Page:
http://www.allbusiness.com/education...3268535-1.html
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    Default Re: Exploiting the laborers (an NCAA thread)

    Quote Originally Posted by SoupIsGood View Post
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    I agree that free board and education is enough compensation. If one was really worried about exploiting the players, the seasons would be shortened and practice time would be cut drastically. If their compensation is a free education, then give them enough time for that education to happen. Make them hit a weekly quota of lab/library hours, whatever.
    FWIW, all the kids who lived on my hall who were athletes had to attend study hall (coach mandated it for crew)

    I think it was required X hours per week for freshmen, and then you were put back on mandatory study hall if your GPA fell below 2.5

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    Default Re: Exploiting the laborers (an NCAA thread)

    SoupISGood, the NCAA strictly limits when players can work out, when and how long they can use the football facilities, and, most stringently, when coaches can be around. Teams are not allowed to require players participate in more than 4 hours of practice or training per day, or (I think) 20 hours per week, even when school is not in session. Recall the Michigan football coach who took heat when a paper reported his practice exceeded those limits?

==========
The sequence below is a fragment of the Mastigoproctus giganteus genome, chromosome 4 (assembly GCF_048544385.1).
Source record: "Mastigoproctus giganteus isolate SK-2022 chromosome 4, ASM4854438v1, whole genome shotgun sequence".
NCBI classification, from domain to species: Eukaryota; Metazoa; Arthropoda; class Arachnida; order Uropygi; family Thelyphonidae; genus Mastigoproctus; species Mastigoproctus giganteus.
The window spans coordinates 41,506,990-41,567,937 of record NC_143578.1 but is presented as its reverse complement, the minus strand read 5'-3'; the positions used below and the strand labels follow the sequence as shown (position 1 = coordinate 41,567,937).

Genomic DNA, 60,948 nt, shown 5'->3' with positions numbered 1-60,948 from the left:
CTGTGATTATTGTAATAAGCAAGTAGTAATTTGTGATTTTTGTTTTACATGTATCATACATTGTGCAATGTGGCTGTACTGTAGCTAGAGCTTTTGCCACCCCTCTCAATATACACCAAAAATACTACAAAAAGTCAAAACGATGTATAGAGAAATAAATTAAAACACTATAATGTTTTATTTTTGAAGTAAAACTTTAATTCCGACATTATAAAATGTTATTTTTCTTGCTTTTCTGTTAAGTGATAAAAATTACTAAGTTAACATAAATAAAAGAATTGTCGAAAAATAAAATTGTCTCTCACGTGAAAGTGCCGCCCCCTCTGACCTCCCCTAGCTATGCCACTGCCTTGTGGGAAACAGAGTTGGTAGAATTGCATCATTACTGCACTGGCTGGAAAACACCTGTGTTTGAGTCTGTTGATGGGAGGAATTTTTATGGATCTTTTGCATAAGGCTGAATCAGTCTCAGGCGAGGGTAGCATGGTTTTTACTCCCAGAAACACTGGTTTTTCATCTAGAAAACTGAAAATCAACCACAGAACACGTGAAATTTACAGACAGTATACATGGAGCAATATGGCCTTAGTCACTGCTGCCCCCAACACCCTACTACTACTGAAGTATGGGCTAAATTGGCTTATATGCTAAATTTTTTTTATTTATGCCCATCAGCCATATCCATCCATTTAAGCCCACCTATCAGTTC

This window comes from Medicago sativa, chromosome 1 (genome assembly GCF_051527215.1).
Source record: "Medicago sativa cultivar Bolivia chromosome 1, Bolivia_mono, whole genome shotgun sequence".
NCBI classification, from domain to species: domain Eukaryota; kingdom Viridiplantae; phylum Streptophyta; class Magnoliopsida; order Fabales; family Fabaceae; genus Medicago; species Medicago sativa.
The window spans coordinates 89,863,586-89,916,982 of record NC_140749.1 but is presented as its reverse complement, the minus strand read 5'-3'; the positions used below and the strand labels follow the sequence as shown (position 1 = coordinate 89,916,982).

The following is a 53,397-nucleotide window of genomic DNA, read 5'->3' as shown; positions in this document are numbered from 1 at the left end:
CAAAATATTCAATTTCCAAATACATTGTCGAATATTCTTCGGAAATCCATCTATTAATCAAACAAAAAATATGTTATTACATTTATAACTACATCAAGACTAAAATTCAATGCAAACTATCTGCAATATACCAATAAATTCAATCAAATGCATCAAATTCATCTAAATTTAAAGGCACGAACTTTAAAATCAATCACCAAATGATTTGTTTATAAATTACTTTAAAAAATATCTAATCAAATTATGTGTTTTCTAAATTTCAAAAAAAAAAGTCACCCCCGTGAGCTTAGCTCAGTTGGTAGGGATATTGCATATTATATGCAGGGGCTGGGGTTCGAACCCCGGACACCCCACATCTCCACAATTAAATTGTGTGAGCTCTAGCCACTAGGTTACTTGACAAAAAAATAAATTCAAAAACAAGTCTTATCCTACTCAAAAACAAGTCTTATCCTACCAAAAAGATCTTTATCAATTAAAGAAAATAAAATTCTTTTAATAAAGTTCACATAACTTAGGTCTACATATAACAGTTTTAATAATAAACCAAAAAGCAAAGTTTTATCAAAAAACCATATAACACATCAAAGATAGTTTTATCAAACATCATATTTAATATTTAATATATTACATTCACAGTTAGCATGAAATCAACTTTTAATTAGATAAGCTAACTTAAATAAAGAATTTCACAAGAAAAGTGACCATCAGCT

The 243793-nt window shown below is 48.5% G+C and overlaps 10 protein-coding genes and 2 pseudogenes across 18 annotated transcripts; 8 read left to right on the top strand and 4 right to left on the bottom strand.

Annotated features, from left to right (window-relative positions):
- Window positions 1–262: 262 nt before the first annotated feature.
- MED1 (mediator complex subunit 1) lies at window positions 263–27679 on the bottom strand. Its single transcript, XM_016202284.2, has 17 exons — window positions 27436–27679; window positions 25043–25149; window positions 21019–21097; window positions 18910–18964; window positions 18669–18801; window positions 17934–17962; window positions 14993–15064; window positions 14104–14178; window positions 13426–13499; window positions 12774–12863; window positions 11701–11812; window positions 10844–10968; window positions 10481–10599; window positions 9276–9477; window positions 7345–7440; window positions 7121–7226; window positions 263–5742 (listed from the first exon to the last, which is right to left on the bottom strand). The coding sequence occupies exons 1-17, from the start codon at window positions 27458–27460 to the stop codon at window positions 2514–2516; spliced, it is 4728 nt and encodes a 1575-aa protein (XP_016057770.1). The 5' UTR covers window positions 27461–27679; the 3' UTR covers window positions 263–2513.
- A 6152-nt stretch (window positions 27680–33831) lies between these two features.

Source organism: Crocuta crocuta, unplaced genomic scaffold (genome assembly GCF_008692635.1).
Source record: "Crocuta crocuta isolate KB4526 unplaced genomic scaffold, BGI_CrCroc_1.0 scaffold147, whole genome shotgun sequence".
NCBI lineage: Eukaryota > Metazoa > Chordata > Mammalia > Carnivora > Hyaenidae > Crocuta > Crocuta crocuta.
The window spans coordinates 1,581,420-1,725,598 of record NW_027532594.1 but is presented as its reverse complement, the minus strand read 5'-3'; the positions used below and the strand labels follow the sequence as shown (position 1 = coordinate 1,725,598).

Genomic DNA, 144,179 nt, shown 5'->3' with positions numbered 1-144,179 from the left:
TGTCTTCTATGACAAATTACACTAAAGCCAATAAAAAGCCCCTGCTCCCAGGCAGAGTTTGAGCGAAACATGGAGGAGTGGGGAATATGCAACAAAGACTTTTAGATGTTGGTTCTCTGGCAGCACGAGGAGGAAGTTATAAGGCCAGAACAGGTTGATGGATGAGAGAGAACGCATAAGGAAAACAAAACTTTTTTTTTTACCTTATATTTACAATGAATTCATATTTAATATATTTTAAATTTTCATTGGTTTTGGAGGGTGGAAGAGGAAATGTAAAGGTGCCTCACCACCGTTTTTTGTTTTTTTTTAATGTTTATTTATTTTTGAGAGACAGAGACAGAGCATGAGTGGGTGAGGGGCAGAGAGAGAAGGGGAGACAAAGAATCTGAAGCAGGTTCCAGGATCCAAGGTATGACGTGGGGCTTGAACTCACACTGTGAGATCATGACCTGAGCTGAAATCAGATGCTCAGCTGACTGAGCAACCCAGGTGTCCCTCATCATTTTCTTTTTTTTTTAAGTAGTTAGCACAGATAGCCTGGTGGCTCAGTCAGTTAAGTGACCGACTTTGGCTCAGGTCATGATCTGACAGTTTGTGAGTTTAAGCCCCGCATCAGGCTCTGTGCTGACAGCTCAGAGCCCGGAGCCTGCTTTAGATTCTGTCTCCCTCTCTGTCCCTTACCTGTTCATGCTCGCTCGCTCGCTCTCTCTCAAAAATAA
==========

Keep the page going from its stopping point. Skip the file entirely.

The season is long and they do travel a lot, but practice time is less for many college athletes than it was in high school.

    story on the UM "practicing too much" NCAA violations: http://smartfootball.com/grab-bag/mi...-have-in-store
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    Default Re: Exploiting the laborers (an NCAA thread)

    I would bet every school in the nation, for every program, goes over their scheduled times. Team breakfasts/dinners don't count because they aren't "mandatory" but they are only unmandatory, by name. You gotta be there, or else.

    During BSU's undefeated streak last year, they started practicing at Lucas Oil, because we don't have indoor facilities on campus. The bus ride to and from Indy would have counted against their time, so the bus ride wasn't "mandatory" but all the players knew there was no hitching your own ride.

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    Default Re: Exploiting the laborers (an NCAA thread)

    I knew there were some kind of limits in place. I just think the question is, Is it enough? I'm definitely not the one to answer it, but I do think that if we're worried about exploiting them, instead of paying them we should make sure their athletic activity isn't making a sham of their education.